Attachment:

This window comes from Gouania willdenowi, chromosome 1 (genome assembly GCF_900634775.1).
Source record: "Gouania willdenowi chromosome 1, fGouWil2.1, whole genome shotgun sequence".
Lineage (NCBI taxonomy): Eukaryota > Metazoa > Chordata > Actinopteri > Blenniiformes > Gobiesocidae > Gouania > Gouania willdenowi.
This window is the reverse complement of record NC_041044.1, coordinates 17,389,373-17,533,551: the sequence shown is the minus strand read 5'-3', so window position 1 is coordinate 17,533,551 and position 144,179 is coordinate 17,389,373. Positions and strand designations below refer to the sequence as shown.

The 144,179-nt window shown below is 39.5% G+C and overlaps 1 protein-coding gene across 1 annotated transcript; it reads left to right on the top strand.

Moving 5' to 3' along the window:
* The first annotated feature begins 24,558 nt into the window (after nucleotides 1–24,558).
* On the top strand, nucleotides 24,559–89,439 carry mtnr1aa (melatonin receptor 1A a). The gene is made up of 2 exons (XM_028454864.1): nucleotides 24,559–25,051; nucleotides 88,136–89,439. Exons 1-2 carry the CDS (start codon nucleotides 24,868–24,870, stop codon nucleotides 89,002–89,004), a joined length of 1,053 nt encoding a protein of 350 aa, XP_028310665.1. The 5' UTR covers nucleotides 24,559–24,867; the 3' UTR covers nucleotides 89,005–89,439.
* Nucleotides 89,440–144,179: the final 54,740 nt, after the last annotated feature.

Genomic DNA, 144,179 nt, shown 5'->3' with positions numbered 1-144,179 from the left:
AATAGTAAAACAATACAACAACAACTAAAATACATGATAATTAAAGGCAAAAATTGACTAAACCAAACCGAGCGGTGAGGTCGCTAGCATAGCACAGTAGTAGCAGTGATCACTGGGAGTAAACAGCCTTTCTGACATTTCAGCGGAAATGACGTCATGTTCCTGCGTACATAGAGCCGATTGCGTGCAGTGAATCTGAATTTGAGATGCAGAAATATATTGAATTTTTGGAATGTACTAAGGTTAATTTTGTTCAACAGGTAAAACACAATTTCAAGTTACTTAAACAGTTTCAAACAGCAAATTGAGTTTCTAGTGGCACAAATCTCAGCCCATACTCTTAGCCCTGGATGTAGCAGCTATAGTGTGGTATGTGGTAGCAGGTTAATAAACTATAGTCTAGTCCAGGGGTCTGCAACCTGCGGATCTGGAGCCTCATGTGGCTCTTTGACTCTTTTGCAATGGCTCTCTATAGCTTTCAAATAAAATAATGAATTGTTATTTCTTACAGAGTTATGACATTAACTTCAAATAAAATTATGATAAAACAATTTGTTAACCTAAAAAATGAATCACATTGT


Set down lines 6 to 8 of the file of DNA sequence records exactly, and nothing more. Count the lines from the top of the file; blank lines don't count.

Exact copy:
Moving 5' to 3' along the window:
* The first annotated feature begins 24,558 nt into the window (after nucleotides 1–24,558).
* On the top strand, nucleotides 24,559–89,439 carry mtnr1aa (melatonin receptor 1A a). The gene is made up of 2 exons (XM_028454864.1): nucleotides 24,559–25,051; nucleotides 88,136–89,439. Exons 1-2 carry the CDS (start codon nucleotides 24,868–24,870, stop codon nucleotides 89,002–89,004), a joined length of 1,053 nt encoding a protein of 350 aa, XP_028310665.1. The 5' UTR covers nucleotides 24,559–24,867; the 3' UTR covers nucleotides 89,005–89,439.